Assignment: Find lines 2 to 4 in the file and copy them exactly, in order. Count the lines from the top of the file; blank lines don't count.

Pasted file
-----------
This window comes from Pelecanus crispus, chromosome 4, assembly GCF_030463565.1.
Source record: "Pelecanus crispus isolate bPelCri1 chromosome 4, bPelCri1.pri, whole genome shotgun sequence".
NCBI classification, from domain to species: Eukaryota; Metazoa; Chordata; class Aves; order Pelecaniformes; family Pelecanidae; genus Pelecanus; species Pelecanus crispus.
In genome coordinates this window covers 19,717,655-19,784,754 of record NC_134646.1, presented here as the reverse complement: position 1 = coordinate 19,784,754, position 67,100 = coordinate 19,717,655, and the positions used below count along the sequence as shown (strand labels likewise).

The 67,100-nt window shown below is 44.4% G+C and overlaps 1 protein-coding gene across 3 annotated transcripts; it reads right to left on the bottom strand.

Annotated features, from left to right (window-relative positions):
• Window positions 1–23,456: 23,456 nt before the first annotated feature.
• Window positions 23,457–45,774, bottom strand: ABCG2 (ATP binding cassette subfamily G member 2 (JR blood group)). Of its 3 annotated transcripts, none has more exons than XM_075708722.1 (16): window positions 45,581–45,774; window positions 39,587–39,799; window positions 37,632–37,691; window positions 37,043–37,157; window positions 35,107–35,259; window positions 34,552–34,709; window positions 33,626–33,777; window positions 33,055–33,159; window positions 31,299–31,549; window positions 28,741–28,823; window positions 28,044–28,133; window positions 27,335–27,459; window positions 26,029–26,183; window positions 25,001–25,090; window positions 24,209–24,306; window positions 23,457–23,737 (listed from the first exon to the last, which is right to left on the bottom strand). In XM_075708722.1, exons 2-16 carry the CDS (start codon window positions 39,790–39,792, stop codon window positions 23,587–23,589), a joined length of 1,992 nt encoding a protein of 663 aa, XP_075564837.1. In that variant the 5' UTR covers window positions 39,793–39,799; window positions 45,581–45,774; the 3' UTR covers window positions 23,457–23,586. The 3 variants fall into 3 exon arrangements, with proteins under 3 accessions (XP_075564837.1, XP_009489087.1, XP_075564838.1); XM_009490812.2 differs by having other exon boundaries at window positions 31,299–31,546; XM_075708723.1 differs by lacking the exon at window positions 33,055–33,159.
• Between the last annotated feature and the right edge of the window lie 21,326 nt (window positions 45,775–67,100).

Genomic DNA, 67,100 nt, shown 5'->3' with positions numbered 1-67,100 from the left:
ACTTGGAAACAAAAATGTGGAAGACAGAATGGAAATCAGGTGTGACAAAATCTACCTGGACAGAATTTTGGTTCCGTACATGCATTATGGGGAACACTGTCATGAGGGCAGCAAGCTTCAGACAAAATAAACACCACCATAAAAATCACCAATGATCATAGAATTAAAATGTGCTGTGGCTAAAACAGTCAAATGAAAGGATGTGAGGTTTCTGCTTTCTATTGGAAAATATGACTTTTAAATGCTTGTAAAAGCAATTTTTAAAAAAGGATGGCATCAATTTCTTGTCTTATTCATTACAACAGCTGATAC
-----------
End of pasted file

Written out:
Source record: "Pelecanus crispus isolate bPelCri1 chromosome 4, bPelCri1.pri, whole genome shotgun sequence".
NCBI classification, from domain to species: Eukaryota; Metazoa; Chordata; class Aves; order Pelecaniformes; family Pelecanidae; genus Pelecanus; species Pelecanus crispus.
In genome coordinates this window covers 19,717,655-19,784,754 of record NC_134646.1, presented here as the reverse complement: position 1 = coordinate 19,784,754, position 67,100 = coordinate 19,717,655, and the positions used below count along the sequence as shown (strand labels likewise).